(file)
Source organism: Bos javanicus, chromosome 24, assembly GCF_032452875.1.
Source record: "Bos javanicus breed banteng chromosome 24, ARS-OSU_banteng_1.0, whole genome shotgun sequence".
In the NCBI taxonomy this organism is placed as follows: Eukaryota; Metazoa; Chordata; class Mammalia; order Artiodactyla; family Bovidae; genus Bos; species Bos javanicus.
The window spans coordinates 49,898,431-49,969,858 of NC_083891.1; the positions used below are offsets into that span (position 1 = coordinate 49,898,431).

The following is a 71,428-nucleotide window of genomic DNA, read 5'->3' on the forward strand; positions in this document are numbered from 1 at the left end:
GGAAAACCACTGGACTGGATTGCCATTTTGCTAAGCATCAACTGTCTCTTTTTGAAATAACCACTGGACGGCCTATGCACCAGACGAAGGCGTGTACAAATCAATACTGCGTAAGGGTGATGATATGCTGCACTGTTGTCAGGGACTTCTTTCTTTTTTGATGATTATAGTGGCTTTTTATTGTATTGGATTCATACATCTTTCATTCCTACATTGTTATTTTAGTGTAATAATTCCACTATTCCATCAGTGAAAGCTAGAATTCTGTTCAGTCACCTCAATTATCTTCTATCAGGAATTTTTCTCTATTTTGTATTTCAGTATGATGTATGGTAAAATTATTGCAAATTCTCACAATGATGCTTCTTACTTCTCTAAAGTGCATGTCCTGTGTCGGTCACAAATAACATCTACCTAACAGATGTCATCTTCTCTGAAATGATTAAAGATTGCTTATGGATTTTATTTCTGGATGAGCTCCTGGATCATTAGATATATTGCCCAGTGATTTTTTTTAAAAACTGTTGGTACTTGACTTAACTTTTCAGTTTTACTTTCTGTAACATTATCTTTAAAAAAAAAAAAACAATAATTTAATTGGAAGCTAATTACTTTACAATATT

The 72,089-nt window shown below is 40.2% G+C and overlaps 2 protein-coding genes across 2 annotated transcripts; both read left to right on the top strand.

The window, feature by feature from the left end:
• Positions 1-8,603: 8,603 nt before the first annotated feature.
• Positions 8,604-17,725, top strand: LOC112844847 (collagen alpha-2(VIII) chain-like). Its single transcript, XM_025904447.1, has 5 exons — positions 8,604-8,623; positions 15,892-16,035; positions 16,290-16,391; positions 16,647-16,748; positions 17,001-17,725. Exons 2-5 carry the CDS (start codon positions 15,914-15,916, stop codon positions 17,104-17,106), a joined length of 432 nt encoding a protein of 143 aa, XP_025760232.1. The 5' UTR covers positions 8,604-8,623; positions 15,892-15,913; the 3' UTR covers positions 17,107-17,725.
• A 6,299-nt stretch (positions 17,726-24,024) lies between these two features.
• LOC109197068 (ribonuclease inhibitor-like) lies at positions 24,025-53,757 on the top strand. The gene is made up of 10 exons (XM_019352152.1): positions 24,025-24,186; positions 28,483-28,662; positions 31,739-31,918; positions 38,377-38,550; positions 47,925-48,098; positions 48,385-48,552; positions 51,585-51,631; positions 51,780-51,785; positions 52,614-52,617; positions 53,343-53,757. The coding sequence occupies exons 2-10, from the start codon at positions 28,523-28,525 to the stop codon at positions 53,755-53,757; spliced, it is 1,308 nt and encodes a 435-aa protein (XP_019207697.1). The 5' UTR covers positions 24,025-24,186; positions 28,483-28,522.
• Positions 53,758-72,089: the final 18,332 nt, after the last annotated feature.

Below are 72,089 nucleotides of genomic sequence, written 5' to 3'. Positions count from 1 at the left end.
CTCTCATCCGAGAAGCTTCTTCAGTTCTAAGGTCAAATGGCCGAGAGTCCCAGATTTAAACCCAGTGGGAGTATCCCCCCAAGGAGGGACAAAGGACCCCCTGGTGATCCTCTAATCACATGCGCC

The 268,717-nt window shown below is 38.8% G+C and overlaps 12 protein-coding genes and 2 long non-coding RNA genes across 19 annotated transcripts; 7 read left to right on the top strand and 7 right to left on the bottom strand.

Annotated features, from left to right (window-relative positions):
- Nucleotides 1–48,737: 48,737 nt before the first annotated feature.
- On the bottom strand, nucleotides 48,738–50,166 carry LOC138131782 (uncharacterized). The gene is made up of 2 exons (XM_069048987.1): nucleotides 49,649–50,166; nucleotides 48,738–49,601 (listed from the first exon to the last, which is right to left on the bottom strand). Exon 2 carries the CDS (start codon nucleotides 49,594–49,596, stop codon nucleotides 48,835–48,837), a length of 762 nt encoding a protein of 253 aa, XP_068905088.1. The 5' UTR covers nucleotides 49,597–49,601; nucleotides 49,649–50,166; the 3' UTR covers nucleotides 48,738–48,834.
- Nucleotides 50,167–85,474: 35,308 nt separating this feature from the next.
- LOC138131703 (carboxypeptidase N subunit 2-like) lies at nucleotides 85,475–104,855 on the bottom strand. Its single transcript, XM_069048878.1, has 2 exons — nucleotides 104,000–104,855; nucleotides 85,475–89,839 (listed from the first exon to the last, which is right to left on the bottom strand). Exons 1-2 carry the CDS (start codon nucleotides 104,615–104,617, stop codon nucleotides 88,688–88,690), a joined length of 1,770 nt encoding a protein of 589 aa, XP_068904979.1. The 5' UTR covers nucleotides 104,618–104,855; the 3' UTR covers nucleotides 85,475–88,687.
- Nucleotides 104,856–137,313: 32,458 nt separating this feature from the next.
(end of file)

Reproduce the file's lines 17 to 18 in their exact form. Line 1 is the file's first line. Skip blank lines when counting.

Annotated features, from left to right (window-relative positions):
- Nucleotides 1–48,737: 48,737 nt before the first annotated feature.